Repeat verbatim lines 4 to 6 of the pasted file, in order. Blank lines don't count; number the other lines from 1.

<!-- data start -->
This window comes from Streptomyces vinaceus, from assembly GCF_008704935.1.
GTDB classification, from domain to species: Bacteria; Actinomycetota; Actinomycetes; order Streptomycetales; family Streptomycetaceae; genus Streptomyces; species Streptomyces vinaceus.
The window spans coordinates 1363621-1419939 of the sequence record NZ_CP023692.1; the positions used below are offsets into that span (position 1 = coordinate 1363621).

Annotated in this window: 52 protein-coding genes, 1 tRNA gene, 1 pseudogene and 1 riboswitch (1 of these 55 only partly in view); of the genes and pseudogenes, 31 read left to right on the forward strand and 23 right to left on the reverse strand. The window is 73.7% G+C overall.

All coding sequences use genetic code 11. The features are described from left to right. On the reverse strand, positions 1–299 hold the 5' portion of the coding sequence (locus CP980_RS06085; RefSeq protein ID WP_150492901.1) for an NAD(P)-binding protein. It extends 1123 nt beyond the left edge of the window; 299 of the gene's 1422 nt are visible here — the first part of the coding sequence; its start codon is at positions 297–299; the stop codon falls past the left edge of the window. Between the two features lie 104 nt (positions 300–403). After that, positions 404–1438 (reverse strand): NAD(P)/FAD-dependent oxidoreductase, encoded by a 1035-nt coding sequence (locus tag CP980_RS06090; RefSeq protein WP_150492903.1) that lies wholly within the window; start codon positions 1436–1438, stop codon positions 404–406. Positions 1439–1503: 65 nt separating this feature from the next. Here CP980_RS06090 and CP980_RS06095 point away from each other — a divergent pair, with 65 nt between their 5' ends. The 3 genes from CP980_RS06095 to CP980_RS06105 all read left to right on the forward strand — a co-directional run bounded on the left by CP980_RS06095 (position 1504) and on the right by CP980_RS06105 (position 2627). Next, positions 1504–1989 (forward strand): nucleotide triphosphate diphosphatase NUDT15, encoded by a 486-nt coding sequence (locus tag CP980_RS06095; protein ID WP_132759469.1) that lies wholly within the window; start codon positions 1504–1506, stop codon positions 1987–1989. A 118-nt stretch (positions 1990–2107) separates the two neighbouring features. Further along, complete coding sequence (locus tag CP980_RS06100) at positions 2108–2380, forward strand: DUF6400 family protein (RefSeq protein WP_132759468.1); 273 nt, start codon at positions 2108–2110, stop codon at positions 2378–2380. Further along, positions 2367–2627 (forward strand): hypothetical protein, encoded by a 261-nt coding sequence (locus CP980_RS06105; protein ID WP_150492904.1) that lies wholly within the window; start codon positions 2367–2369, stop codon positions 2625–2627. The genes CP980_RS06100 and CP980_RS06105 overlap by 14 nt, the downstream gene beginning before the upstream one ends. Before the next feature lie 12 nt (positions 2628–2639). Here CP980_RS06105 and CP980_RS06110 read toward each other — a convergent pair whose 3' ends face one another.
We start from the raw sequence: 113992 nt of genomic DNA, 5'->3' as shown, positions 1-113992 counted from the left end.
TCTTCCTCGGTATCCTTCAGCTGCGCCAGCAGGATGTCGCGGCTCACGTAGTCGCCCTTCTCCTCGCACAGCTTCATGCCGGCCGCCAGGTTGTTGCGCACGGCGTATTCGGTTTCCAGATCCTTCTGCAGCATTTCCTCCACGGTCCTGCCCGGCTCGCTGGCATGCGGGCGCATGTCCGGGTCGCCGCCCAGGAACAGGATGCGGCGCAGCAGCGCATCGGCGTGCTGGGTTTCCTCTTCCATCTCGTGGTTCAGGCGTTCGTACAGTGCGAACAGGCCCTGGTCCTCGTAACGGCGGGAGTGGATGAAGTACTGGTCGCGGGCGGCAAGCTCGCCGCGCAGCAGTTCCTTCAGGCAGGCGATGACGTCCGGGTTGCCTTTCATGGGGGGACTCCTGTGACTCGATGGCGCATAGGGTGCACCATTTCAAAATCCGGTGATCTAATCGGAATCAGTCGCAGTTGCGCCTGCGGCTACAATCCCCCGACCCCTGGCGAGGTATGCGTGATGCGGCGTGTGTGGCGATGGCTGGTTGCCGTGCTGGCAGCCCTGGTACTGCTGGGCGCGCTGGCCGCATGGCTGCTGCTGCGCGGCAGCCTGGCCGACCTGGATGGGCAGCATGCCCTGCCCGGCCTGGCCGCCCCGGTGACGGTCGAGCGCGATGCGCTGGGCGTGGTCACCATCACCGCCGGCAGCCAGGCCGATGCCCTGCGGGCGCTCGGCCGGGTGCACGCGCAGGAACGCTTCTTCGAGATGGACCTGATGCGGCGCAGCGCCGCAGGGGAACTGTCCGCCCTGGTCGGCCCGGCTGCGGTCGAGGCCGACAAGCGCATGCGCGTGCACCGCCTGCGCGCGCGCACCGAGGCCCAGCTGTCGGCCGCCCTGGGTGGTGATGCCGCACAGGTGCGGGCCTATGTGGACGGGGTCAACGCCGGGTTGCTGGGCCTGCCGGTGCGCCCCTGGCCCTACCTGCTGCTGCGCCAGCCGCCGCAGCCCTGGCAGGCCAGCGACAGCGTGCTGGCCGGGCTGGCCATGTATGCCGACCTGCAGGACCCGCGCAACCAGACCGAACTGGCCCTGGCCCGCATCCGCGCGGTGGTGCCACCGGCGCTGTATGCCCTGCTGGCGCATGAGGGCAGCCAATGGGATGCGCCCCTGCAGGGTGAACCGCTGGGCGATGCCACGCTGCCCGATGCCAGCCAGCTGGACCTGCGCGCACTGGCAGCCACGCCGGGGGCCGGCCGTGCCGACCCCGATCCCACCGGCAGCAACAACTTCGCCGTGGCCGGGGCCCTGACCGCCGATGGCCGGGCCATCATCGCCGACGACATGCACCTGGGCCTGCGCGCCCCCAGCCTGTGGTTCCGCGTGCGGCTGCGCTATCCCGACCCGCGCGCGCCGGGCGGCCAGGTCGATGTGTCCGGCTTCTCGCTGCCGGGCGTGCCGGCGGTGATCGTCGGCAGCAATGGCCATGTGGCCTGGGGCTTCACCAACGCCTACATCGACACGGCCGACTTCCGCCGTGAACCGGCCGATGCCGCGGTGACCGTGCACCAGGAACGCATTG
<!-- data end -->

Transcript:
Annotated in this window: 52 protein-coding genes, 1 tRNA gene, 1 pseudogene and 1 riboswitch (1 of these 55 only partly in view); of the genes and pseudogenes, 31 read left to right on the forward strand and 23 right to left on the reverse strand. The window is 73.7% G+C overall.

All coding sequences use genetic code 11. The features are described from left to right. On the reverse strand, positions 1–299 hold the 5' portion of the coding sequence (locus CP980_RS06085; RefSeq protein ID WP_150492901.1) for an NAD(P)-binding protein. It extends 1123 nt beyond the left edge of the window; 299 of the gene's 1422 nt are visible here — the first part of the coding sequence; its start codon is at positions 297–299; the stop codon falls past the left edge of the window. Between the two features lie 104 nt (positions 300–403). After that, positions 404–1438 (reverse strand): NAD(P)/FAD-dependent oxidoreductase, encoded by a 1035-nt coding sequence (locus tag CP980_RS06090; RefSeq protein WP_150492903.1) that lies wholly within the window; start codon positions 1436–1438, stop codon positions 404–406. Positions 1439–1503: 65 nt separating this feature from the next. Here CP980_RS06090 and CP980_RS06095 point away from each other — a divergent pair, with 65 nt between their 5' ends. The 3 genes from CP980_RS06095 to CP980_RS06105 all read left to right on the forward strand — a co-directional run bounded on the left by CP980_RS06095 (position 1504) and on the right by CP980_RS06105 (position 2627). Next, positions 1504–1989 (forward strand): nucleotide triphosphate diphosphatase NUDT15, encoded by a 486-nt coding sequence (locus tag CP980_RS06095; protein ID WP_132759469.1) that lies wholly within the window; start codon positions 1504–1506, stop codon positions 1987–1989. A 118-nt stretch (positions 1990–2107) separates the two neighbouring features. Further along, complete coding sequence (locus tag CP980_RS06100) at positions 2108–2380, forward strand: DUF6400 family protein (RefSeq protein WP_132759468.1); 273 nt, start codon at positions 2108–2110, stop codon at positions 2378–2380. Further along, positions 2367–2627 (forward strand): hypothetical protein, encoded by a 261-nt coding sequence (locus CP980_RS06105; protein ID WP_150492904.1) that lies wholly within the window; start codon positions 2367–2369, stop codon positions 2625–2627. The genes CP980_RS06100 and CP980_RS06105 overlap by 14 nt, the downstream gene beginning before the upstream one ends. Before the next feature lie 12 nt (positions 2628–2639). Here CP980_RS06105 and CP980_RS06110 read toward each other — a convergent pair whose 3' ends face one another.
We start from the raw sequence: 113992 nt of genomic DNA, 5'->3' as shown, positions 1-113992 counted from the left end.